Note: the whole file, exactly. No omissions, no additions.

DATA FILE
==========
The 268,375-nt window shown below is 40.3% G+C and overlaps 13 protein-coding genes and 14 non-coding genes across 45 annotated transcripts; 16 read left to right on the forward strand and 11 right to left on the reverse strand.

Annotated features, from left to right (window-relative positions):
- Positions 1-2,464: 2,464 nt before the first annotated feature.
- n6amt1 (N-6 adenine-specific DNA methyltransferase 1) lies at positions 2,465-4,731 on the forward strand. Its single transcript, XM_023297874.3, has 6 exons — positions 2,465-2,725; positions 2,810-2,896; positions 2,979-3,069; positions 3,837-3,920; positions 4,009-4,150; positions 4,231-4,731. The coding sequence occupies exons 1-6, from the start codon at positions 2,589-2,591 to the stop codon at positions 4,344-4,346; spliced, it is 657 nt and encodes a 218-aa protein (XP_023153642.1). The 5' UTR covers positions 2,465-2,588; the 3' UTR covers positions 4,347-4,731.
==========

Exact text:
The 268,375-nt window shown below is 40.3% G+C and overlaps 13 protein-coding genes and 14 non-coding genes across 45 annotated transcripts; 16 read left to right on the forward strand and 11 right to left on the reverse strand.

Annotated features, from left to right (window-relative positions):
- Positions 1-2,464: 2,464 nt before the first annotated feature.
- n6amt1 (N-6 adenine-specific DNA methyltransferase 1) lies at positions 2,465-4,731 on the forward strand. Its single transcript, XM_023297874.3, has 6 exons — positions 2,465-2,725; positions 2,810-2,896; positions 2,979-3,069; positions 3,837-3,920; positions 4,009-4,150; positions 4,231-4,731. The coding sequence occupies exons 1-6, from the start codon at positions 2,589-2,591 to the stop codon at positions 4,344-4,346; spliced, it is 657 nt and encodes a 218-aa protein (XP_023153642.1). The 5' UTR covers positions 2,465-2,588; the 3' UTR covers positions 4,347-4,731.